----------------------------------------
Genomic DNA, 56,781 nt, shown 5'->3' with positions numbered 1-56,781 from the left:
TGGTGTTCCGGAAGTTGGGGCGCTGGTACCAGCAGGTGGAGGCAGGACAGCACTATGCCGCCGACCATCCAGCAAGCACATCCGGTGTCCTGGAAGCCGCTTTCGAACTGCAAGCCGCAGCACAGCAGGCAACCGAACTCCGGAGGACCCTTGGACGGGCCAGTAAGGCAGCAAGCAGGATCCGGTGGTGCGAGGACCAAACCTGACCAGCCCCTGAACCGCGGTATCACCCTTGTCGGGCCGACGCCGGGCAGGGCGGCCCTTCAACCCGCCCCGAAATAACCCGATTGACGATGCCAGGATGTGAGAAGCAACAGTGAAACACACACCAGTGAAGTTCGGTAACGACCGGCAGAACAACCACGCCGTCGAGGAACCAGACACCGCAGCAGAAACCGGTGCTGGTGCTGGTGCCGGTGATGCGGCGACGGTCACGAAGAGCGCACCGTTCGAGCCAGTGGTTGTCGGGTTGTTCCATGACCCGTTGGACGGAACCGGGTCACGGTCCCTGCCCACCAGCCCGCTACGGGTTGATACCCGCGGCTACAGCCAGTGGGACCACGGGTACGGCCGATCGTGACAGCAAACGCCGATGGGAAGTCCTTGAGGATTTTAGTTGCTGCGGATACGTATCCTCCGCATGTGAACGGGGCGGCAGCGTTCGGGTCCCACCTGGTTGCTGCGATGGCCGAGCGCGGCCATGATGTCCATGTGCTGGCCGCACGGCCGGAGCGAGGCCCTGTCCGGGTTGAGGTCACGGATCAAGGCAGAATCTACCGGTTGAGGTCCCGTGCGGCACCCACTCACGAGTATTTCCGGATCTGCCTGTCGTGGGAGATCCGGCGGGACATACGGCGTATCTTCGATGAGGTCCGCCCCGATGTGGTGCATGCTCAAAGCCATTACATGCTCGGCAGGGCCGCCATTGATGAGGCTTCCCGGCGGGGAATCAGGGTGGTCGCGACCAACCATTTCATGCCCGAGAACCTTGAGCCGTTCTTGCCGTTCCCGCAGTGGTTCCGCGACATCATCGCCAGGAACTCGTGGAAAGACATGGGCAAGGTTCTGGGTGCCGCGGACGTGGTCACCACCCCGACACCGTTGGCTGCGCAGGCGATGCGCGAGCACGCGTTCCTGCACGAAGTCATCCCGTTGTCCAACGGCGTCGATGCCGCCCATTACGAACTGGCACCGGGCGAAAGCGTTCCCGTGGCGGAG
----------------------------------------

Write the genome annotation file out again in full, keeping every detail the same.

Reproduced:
Genomic DNA, 56,781 nt, shown 5'->3' with positions numbered 1-56,781 from the left:
TGGTGTTCCGGAAGTTGGGGCGCTGGTACCAGCAGGTGGAGGCAGGACAGCACTATGCCGCCGACCATCCAGCAAGCACATCCGGTGTCCTGGAAGCCGCTTTCGAACTGCAAGCCGCAGCACAGCAGGCAACCGAACTCCGGAGGACCCTTGGACGGGCCAGTAAGGCAGCAAGCAGGATCCGGTGGTGCGAGGACCAAACCTGACCAGCCCCTGAACCGCGGTATCACCCTTGTCGGGCCGACGCCGGGCAGGGCGGCCCTTCAACCCGCCCCGAAATAACCCGATTGACGATGCCAGGATGTGAGAAGCAACAGTGAAACACACACCAGTGAAGTTCGGTAACGACCGGCAGAACAACCACGCCGTCGAGGAACCAGACACCGCAGCAGAAACCGGTGCTGGTGCTGGTGCCGGTGATGCGGCGACGGTCACGAAGAGCGCACCGTTCGAGCCAGTGGTTGTCGGGTTGTTCCATGACCCGTTGGACGGAACCGGGTCACGGTCCCTGCCCACCAGCCCGCTACGGGTTGATACCCGCGGCTACAGCCAGTGGGACCACGGGTACGGCCGATCGTGACAGCAAACGCCGATGGGAAGTCCTTGAGGATTTTAGTTGCTGCGGATACGTATCCTCCGCATGTGAACGGGGCGGCAGCGTTCGGGTCCCACCTGGTTGCTGCGATGGCCGAGCGCGGCCATGATGTCCATGTGCTGGCCGCACGGCCGGAGCGAGGCCCTGTCCGGGTTGAGGTCACGGATCAAGGCAGAATCTACCGGTTGAGGTCCCGTGCGGCACCCACTCACGAGTATTTCCGGATCTGCCTGTCGTGGGAGATCCGGCGGGACATACGGCGTATCTTCGATGAGGTCCGCCCCGATGTGGTGCATGCTCAAAGCCATTACATGCTCGGCAGGGCCGCCATTGATGAGGCTTCCCGGCGGGGAATCAGGGTGGTCGCGACCAACCATTTCATGCCCGAGAACCTTGAGCCGTTCTTGCCGTTCCCGCAGTGGTTCCGCGACATCATCGCCAGGAACTCGTGGAAAGACATGGGCAAGGTTCTGGGTGCCGCGGACGTGGTCACCACCCCGACACCGTTGGCTGCGCAGGCGATGCGCGAGCACGCGTTCCTGCACGAAGTCATCCCGTTGTCCAACGGCGTCGATGCCGCCCATTACGAACTGGCACCGGGCGAAAGCGTTCCCGTGGCGGAG